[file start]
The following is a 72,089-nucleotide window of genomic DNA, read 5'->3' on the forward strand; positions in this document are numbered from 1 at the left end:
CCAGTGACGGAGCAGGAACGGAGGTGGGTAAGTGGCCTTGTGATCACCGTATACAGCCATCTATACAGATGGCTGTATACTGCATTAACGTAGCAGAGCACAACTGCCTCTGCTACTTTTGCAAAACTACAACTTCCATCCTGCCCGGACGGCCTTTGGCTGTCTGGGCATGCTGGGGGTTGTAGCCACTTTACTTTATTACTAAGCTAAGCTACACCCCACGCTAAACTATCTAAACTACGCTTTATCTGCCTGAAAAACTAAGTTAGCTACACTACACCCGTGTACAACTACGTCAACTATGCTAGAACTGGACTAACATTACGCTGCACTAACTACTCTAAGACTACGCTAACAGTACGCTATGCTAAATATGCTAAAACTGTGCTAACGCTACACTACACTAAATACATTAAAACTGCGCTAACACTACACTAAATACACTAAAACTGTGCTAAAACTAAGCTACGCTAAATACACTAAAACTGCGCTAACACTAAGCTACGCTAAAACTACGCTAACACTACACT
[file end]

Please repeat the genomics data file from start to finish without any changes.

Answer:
The following is a 72,089-nucleotide window of genomic DNA, read 5'->3' on the forward strand; positions in this document are numbered from 1 at the left end:
CCAGTGACGGAGCAGGAACGGAGGTGGGTAAGTGGCCTTGTGATCACCGTATACAGCCATCTATACAGATGGCTGTATACTGCATTAACGTAGCAGAGCACAACTGCCTCTGCTACTTTTGCAAAACTACAACTTCCATCCTGCCCGGACGGCCTTTGGCTGTCTGGGCATGCTGGGGGTTGTAGCCACTTTACTTTATTACTAAGCTAAGCTACACCCCACGCTAAACTATCTAAACTACGCTTTATCTGCCTGAAAAACTAAGTTAGCTACACTACACCCGTGTACAACTACGTCAACTATGCTAGAACTGGACTAACATTACGCTGCACTAACTACTCTAAGACTACGCTAACAGTACGCTATGCTAAATATGCTAAAACTGTGCTAACGCTACACTACACTAAATACATTAAAACTGCGCTAACACTACACTAAATACACTAAAACTGTGCTAAAACTAAGCTACGCTAAATACACTAAAACTGCGCTAACACTAAGCTACGCTAAAACTACGCTAACACTACACT